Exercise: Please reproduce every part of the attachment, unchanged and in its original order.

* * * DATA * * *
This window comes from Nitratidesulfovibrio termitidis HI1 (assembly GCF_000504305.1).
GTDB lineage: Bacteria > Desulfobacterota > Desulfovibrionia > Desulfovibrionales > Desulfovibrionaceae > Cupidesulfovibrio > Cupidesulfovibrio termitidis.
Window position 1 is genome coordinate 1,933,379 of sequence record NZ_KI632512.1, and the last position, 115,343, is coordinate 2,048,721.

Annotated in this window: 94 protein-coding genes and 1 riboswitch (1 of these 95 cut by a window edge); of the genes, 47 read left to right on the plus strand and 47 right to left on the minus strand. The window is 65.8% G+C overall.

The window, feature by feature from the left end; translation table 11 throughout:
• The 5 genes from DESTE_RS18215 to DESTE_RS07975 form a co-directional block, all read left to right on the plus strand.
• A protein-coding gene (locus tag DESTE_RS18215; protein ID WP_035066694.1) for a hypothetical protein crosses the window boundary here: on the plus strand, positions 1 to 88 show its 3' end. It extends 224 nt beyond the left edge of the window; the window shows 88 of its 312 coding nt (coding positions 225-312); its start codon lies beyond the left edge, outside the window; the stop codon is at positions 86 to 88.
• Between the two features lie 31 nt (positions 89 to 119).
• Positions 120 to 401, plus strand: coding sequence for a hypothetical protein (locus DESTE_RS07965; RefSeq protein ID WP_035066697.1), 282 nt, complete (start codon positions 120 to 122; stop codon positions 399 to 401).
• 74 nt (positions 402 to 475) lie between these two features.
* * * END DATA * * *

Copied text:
This window comes from Nitratidesulfovibrio termitidis HI1 (assembly GCF_000504305.1).
GTDB lineage: Bacteria > Desulfobacterota > Desulfovibrionia > Desulfovibrionales > Desulfovibrionaceae > Cupidesulfovibrio > Cupidesulfovibrio termitidis.
Window position 1 is genome coordinate 1,933,379 of sequence record NZ_KI632512.1, and the last position, 115,343, is coordinate 2,048,721.

Annotated in this window: 94 protein-coding genes and 1 riboswitch (1 of these 95 cut by a window edge); of the genes, 47 read left to right on the plus strand and 47 right to left on the minus strand. The window is 65.8% G+C overall.

The window, feature by feature from the left end; translation table 11 throughout:
• The 5 genes from DESTE_RS18215 to DESTE_RS07975 form a co-directional block, all read left to right on the plus strand.
• A protein-coding gene (locus tag DESTE_RS18215; protein ID WP_035066694.1) for a hypothetical protein crosses the window boundary here: on the plus strand, positions 1 to 88 show its 3' end. It extends 224 nt beyond the left edge of the window; the window shows 88 of its 312 coding nt (coding positions 225-312); its start codon lies beyond the left edge, outside the window; the stop codon is at positions 86 to 88.
• Between the two features lie 31 nt (positions 89 to 119).
• Positions 120 to 401, plus strand: coding sequence for a hypothetical protein (locus DESTE_RS07965; RefSeq protein ID WP_035066697.1), 282 nt, complete (start codon positions 120 to 122; stop codon positions 399 to 401).
• 74 nt (positions 402 to 475) lie between these two features.